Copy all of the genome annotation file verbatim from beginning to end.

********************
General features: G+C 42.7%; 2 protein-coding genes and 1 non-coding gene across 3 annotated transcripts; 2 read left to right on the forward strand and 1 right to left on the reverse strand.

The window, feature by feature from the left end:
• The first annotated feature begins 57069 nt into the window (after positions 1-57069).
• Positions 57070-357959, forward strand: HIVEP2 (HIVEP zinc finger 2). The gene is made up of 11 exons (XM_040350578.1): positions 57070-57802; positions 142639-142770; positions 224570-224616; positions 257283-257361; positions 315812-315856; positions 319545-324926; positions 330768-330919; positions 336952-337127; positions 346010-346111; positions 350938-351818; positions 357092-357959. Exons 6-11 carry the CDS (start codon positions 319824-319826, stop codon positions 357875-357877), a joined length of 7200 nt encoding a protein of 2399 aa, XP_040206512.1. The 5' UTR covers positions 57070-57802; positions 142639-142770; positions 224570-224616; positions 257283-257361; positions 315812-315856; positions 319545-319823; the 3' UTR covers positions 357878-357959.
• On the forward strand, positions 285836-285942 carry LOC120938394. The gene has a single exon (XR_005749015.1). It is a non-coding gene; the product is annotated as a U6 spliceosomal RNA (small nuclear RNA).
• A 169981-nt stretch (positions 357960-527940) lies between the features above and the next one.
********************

General features: G+C 42.7%; 2 protein-coding genes and 1 non-coding gene across 3 annotated transcripts; 2 read left to right on the forward strand and 1 right to left on the reverse strand.

The window, feature by feature from the left end:
• The first annotated feature begins 57069 nt into the window (after positions 1-57069).
• Positions 57070-357959, forward strand: HIVEP2 (HIVEP zinc finger 2). The gene is made up of 11 exons (XM_040350578.1): positions 57070-57802; positions 142639-142770; positions 224570-224616; positions 257283-257361; positions 315812-315856; positions 319545-324926; positions 330768-330919; positions 336952-337127; positions 346010-346111; positions 350938-351818; positions 357092-357959. Exons 6-11 carry the CDS (start codon positions 319824-319826, stop codon positions 357875-357877), a joined length of 7200 nt encoding a protein of 2399 aa, XP_040206512.1. The 5' UTR covers positions 57070-57802; positions 142639-142770; positions 224570-224616; positions 257283-257361; positions 315812-315856; positions 319545-319823; the 3' UTR covers positions 357878-357959.
• On the forward strand, positions 285836-285942 carry LOC120938394. The gene has a single exon (XR_005749015.1). It is a non-coding gene; the product is annotated as a U6 spliceosomal RNA (small nuclear RNA).
• A 169981-nt stretch (positions 357960-527940) lies between the features above and the next one.